What it's about:
Tris and the rest of our young heroes finally escape Chicago and find what lies beyond those walls is an answer to everything that they've been searching for but also conceal dangers far more deadly than they could ever have expected.
What we thought:
The Divergent series has always been something of a loser in the YA dystopian future genre with its lack of clear direction and one of the stupidest premises around. While the third of this four part trilogy (yup, they split up the last book into two) spends much of its running time trying to justify the latter and fix the former, it still utterly fails to understand what made something like the Hunger Games series work as well as it usually did.
The series' central idea that human beings could be so neatly divided into categories based on our dominant character traits has always been more than a little idiotic as anyone with even the most superficial knowledge of psychology knows that not only is it utterly impossible to define anyone by a single trait, most character traits ebb and flow according to all sorts of external and internal factors. All human beings would be “divergent”, in other words, so the whole cast system on which this dystopian future is based made absolutely no sense from the very beginning.
Allegiant does, to its credit, try and address this but the half-assed explanation that it all has to do with gene tampering doesn't make much sense either and seems contrary to the fact that there doesn't actually seem to be a noticeable difference between the “pure” and the “broken”. Worse, it's all spelled out by a smirking Jeff Daniels in, lets be honest, show-me-the-money form, as part of a huge chunk of exposition that is both endless and ultimately unsatisfying.
As for the series' weird lack of focus, both thematically and narratively, Allegiant follows its immediate predecessor in being both entirely reliant on the events of what came before but, at the same time, feeling distant from them too. The series' silly premise wasn't just moronic in and of itself but it was pitched with such a lack of confidence that as the series moves on it desperately tries to pile more and more plot on top of it in the hope that no one would notice that it didn't really add up to very much in the first place.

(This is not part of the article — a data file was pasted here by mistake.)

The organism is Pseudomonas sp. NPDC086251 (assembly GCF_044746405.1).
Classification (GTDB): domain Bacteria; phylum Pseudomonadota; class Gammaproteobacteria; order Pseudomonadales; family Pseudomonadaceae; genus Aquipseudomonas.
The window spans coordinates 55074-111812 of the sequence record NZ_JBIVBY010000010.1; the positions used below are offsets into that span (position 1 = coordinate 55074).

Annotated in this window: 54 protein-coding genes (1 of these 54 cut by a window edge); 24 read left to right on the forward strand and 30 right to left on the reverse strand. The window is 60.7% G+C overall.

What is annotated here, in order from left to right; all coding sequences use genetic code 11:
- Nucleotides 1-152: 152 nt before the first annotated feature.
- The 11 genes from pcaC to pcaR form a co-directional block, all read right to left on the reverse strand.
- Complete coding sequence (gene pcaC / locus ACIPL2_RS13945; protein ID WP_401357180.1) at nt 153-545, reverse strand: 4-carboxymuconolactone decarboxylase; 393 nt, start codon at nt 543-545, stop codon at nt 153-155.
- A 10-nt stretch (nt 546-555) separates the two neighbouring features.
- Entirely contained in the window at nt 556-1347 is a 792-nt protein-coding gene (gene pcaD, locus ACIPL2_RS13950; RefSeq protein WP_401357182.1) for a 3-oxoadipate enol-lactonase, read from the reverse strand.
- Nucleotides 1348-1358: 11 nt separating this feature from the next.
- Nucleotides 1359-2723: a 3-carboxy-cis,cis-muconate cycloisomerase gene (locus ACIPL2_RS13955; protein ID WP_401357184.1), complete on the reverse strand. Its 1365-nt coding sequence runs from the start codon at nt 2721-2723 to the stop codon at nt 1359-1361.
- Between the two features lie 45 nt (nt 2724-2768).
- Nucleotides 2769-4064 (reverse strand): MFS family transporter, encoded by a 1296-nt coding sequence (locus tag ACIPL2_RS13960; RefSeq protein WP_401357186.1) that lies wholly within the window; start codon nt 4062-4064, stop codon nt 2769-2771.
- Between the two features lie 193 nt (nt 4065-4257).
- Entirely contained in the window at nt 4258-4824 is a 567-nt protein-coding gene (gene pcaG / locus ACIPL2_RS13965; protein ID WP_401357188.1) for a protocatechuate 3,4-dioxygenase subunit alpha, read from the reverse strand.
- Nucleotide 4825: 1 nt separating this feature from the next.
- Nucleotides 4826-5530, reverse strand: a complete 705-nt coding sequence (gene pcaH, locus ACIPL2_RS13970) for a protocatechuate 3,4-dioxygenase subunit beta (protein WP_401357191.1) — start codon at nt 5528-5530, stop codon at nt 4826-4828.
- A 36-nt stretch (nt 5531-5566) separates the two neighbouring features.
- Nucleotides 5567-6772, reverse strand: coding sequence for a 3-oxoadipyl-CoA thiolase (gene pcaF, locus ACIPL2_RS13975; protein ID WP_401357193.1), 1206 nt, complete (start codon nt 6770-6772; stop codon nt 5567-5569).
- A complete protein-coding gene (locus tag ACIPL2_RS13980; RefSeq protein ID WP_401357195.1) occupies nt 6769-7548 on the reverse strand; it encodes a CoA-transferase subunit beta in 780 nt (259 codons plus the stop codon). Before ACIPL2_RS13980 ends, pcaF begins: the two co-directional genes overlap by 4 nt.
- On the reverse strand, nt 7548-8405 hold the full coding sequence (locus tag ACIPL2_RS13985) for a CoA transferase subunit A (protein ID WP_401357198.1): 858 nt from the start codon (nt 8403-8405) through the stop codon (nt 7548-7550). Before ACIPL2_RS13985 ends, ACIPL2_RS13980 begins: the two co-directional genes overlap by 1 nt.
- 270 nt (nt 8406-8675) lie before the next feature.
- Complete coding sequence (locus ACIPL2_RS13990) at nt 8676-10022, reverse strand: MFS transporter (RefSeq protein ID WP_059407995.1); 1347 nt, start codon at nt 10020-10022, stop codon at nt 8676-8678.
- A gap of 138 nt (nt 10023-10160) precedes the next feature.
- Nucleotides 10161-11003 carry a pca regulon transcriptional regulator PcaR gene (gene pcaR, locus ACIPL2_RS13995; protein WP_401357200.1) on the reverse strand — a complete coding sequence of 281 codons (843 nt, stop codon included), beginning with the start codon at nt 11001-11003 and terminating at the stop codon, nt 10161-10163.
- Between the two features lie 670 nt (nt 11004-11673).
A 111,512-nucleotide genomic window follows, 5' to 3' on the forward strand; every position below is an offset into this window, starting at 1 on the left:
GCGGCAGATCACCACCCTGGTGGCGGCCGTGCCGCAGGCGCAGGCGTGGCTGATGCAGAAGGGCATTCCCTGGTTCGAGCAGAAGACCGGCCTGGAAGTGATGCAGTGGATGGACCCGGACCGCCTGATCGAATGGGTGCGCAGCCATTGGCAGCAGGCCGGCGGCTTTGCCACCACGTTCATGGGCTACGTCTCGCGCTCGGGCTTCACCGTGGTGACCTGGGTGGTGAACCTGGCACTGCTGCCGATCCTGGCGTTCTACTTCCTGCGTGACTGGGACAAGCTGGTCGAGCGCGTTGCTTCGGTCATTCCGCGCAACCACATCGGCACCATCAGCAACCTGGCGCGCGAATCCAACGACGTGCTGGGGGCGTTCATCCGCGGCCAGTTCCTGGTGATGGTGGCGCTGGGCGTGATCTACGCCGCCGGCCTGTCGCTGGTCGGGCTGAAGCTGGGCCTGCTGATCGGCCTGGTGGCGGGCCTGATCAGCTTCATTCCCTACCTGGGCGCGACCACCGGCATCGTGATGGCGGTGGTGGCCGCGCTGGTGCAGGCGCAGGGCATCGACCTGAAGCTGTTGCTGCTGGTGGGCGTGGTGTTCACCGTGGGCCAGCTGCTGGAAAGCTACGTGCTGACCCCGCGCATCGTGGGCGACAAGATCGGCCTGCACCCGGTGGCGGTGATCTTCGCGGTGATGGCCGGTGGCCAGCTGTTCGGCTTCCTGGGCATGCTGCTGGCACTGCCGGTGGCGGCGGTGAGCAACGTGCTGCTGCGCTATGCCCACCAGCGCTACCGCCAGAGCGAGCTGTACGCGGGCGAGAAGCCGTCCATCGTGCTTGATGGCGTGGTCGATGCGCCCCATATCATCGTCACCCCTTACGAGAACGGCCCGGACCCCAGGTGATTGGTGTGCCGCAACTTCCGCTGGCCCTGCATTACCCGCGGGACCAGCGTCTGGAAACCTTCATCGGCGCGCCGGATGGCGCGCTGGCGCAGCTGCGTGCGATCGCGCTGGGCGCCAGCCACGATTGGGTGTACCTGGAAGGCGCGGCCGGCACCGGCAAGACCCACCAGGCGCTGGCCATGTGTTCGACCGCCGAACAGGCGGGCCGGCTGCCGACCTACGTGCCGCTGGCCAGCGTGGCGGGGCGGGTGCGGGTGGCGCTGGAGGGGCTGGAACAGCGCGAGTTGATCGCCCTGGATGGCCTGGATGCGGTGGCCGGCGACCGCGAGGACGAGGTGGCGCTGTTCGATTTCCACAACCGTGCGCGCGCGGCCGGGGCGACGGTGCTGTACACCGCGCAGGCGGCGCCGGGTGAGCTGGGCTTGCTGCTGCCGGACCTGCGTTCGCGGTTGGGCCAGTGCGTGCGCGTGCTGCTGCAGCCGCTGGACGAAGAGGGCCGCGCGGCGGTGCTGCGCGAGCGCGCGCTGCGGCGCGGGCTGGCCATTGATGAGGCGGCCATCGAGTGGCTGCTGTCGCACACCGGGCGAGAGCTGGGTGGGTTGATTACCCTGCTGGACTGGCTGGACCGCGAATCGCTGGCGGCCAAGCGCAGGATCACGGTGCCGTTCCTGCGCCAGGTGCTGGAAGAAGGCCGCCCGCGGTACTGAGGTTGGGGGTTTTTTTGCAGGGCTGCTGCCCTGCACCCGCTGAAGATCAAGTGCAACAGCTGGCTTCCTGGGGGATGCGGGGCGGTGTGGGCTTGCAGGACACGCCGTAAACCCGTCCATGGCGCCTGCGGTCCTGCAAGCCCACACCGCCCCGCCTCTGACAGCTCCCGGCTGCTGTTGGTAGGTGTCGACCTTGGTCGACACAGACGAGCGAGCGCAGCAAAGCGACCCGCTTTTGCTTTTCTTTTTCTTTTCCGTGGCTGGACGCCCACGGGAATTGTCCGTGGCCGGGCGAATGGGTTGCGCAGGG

As it is, though, some of the new stuff is pretty enjoyable, even if it doesn't add to anywhere near enough to justify a whole movie – or at least half a movie in this case. There's a fun retro design sense here that plays out like something out of Star Trek and even if its all as unoriginal as everything else in the film, at least it gives it a change in aesthetics from the dour dystopian vistas of its predecessors for something shinier and, at the best of times (those ludicrous bubble things that are supposed to be good forms of transportation), goofier.
It also has to be said that even with its paper-thin plot, its ludicrous premise and its fatally underdeveloped characters, Allegiant, much like its predecessors, is still a bit more fun than something this crap should be. Not so much in a so-bad-it's-good kind of way but in the sense that the top-notch cast is good enough to hold our attention (though only Miles Teller actually looks like he's having any fun at all) and the direction by Robert Schwentke (The Time Travelers Wife, Red), though relatively straightforward, does give everything at least a bit of vigour. Not a lot of vigour, mind, but at least its not completely dead on its feet.
I'm still quite looking forward to this whole thing being over, though, to be honest.
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A lovely romantic comedy that was blemished by the exaggerated acting of its lead actress. Read More »
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